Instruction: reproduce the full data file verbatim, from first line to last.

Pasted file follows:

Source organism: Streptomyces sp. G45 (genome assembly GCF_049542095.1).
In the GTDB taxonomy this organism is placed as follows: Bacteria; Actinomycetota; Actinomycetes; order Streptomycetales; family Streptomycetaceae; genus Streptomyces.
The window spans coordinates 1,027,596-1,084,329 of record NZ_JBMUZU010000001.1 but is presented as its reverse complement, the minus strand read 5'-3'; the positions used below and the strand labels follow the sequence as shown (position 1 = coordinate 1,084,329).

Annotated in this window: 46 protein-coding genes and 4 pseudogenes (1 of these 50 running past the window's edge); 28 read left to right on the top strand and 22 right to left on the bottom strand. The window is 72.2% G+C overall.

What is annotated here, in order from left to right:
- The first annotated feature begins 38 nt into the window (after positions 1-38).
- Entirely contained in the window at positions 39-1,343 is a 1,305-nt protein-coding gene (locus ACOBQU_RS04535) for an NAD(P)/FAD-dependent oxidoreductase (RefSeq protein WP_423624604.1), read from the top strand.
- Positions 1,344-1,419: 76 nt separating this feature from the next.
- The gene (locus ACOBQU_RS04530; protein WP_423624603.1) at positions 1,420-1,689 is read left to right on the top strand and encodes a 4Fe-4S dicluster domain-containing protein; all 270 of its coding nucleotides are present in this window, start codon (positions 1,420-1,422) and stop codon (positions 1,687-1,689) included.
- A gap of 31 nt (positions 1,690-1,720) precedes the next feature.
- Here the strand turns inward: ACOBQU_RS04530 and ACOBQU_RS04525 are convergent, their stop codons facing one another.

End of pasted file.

Source organism: Streptomyces sp. G45 (genome assembly GCF_049542095.1).
In the GTDB taxonomy this organism is placed as follows: Bacteria; Actinomycetota; Actinomycetes; order Streptomycetales; family Streptomycetaceae; genus Streptomyces.
The window spans coordinates 1,027,596-1,084,329 of record NZ_JBMUZU010000001.1 but is presented as its reverse complement, the minus strand read 5'-3'; the positions used below and the strand labels follow the sequence as shown (position 1 = coordinate 1,084,329).

Annotated in this window: 46 protein-coding genes and 4 pseudogenes (1 of these 50 running past the window's edge); 28 read left to right on the top strand and 22 right to left on the bottom strand. The window is 72.2% G+C overall.

What is annotated here, in order from left to right:
- The first annotated feature begins 38 nt into the window (after positions 1-38).
- Entirely contained in the window at positions 39-1,343 is a 1,305-nt protein-coding gene (locus ACOBQU_RS04535) for an NAD(P)/FAD-dependent oxidoreductase (RefSeq protein WP_423624604.1), read from the top strand.
- Positions 1,344-1,419: 76 nt separating this feature from the next.
- The gene (locus ACOBQU_RS04530; protein WP_423624603.1) at positions 1,420-1,689 is read left to right on the top strand and encodes a 4Fe-4S dicluster domain-containing protein; all 270 of its coding nucleotides are present in this window, start codon (positions 1,420-1,422) and stop codon (positions 1,687-1,689) included.
- A gap of 31 nt (positions 1,690-1,720) precedes the next feature.
- Here the strand turns inward: ACOBQU_RS04530 and ACOBQU_RS04525 are convergent, their stop codons facing one another.